Heather McCuen: If there’s such a thing as a man’s man, then my son Luca is a boy’s boy. Superheroes, ninjas and race cars consume the bulk of his imagination. So I was curious to see what part of Kids Pop would grab his attention. As we walked in, I watched him survey the crowded room for the “awesomeness” that I had promised him that morning. He grabbed one of the free juice boxes and looked around. Drawing on the floor? No. Arts and crafts? Not a chance, Mommy.

And then he saw it: a giant series of tents in which to evade parental supervision. It’s a beautiful moment, when boy meets tent. His eyes lit up, and he turned to me in disbelief. Am I allowed? Do you promise? Before I could say yes, I was holding an empty juice box and he was gone. Kudos to artist Alexis O’Hara for knowing that kid heaven looks a lot like a tent.

DM: My daughter’s affinity for breakdancing has nothing to do with me, I swear. Okay, that’s a fib. I can’t help that children are hyper, prone to sudden physical outbursts, love music and are curious to know what makes a person able to spin on his or her head.

Mélo, not too long ago, had complete access to a professional-grade, sponsored outdoor break mat, and I gotta say, the rule of monkey see, monkey do proved itself true as she imitated the body rockin’ she had earlier witnessed by the pros. But a little structure was in order.

Luckily, Kids Pop saw us coming, and a half-hour session with local kid-whispering breaker Krypto showed the children the fundamentals of the circle, the arm stretch, the b-stance, “attitude” and hittin’ the floor for some air kicks. My kid — the biggest girl in a circle of ridiculously cute b-tots — told me after she felt she had really stepped her handspin game up, so it’s off to find some more regular lessons.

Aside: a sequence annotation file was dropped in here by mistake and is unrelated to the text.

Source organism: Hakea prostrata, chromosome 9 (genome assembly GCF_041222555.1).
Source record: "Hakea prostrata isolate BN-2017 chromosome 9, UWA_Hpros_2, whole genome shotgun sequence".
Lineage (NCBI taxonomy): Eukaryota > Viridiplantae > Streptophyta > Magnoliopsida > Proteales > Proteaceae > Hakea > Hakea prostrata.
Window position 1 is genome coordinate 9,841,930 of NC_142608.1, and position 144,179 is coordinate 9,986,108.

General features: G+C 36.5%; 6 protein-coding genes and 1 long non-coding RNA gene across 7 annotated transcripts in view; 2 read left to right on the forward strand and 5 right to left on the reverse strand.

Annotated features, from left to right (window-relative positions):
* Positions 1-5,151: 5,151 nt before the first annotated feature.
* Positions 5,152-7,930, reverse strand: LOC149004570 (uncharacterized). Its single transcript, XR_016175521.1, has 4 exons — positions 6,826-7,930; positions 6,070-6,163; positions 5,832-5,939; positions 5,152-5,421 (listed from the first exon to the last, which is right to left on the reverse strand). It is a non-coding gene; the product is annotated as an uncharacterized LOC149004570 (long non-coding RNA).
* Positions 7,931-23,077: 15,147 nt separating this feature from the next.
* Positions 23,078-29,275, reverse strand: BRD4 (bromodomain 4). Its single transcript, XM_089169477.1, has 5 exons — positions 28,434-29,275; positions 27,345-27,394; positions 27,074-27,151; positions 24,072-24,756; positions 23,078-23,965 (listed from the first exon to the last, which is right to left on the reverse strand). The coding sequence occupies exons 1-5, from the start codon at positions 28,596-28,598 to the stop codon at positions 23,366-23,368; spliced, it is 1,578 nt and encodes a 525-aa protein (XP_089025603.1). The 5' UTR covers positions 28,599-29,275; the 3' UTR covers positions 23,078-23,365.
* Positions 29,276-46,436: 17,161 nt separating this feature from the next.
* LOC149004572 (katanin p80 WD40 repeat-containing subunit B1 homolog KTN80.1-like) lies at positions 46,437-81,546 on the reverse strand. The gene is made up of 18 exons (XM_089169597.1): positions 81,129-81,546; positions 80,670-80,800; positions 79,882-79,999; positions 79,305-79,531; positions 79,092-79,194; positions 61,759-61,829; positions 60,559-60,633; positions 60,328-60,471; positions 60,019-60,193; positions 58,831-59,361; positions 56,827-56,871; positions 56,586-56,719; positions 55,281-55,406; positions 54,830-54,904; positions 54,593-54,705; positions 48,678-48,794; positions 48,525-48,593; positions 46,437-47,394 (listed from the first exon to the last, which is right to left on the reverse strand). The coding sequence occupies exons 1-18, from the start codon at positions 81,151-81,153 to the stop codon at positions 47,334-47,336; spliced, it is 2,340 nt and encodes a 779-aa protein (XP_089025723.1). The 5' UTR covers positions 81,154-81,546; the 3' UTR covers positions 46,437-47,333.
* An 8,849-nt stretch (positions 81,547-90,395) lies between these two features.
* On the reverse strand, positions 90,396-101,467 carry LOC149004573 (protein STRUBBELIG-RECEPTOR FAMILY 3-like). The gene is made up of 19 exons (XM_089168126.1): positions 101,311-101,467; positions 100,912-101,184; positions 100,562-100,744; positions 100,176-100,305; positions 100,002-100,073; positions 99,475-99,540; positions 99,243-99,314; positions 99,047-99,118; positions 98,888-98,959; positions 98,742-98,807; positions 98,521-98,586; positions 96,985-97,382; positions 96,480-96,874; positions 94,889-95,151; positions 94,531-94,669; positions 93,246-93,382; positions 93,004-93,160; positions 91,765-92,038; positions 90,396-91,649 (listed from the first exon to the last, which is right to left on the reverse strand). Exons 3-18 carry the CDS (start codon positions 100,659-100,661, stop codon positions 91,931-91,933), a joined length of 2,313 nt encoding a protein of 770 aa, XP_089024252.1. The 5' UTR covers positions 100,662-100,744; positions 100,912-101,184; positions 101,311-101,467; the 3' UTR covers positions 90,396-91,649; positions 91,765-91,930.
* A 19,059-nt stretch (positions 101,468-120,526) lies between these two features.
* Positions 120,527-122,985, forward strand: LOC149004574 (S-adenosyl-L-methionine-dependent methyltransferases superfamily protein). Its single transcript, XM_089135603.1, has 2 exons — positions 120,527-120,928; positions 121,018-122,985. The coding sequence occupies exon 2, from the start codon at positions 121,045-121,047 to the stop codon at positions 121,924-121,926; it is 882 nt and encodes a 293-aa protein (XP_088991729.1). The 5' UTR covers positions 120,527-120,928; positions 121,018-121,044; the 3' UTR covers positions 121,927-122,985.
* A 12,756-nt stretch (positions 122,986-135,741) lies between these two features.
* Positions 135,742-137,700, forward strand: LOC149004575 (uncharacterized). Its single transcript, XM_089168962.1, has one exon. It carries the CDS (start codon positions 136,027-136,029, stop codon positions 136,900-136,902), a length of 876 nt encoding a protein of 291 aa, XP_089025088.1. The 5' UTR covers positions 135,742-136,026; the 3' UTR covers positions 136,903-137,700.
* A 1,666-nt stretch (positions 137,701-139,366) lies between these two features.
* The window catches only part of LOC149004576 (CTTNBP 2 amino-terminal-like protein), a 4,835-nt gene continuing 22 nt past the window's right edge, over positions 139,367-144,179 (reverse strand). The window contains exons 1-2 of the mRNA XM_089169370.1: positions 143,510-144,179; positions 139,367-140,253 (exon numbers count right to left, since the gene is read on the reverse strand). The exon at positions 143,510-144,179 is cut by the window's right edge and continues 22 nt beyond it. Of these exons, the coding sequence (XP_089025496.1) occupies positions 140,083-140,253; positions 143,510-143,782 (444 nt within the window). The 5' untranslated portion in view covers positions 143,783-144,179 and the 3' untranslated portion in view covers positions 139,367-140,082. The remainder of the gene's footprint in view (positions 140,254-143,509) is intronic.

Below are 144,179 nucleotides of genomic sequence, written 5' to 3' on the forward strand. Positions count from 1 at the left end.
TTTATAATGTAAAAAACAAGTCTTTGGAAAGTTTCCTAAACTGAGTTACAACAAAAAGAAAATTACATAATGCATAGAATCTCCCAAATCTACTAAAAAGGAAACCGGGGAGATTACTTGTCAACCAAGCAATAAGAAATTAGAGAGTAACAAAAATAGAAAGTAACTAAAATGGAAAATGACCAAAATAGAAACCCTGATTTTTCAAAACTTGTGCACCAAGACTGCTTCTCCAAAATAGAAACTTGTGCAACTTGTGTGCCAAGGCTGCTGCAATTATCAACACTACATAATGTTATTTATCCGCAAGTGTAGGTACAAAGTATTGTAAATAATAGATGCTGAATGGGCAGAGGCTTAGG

Her professional colleague Luca was way more into Mommy’s camera functions as we sat and watched, eventually wandering back off to his beloved tent.

Then, to Mélo’s jubilation, the temp tat artists she had been haranguing me about non-stop for three days reappeared, presumably from some sort of extended break… ahem.

HM: When Luca finally emerged from his rope-and-blanket kingdom, he noticed Mélo over at the temporary tattoo table. Her sleeves were rolled up, and one of the young artists was halfway through her first selection — a classic heart-and-unicorn combo. Her second choice, the perfect companion for her unicorn, was a menacing yet adorable white skull and crossbones.

Luca looked a little concerned that someone might accidentally draw a unicorn on him, but selected a snake for one arm and a lightning bolt for the other. When they were finished, both he and Mélo proudly displayed their tats for all to admire.

As we were leaving, Luca smiled up at me and yawned. “You know, I’m braver than you, Mommy. My tattoos didn’t hurt at all!” My precious little monkey, all inked up and ready for a nap. Priceless.

Kids Pop is totally fun, free, community-oriented affair that drew as many smiles from the children as their moms and dads in a relatively meltdown-free, stimulating environment with enough to go around for everyone. And best of all, for parents fed up of “the ask” — no merch table!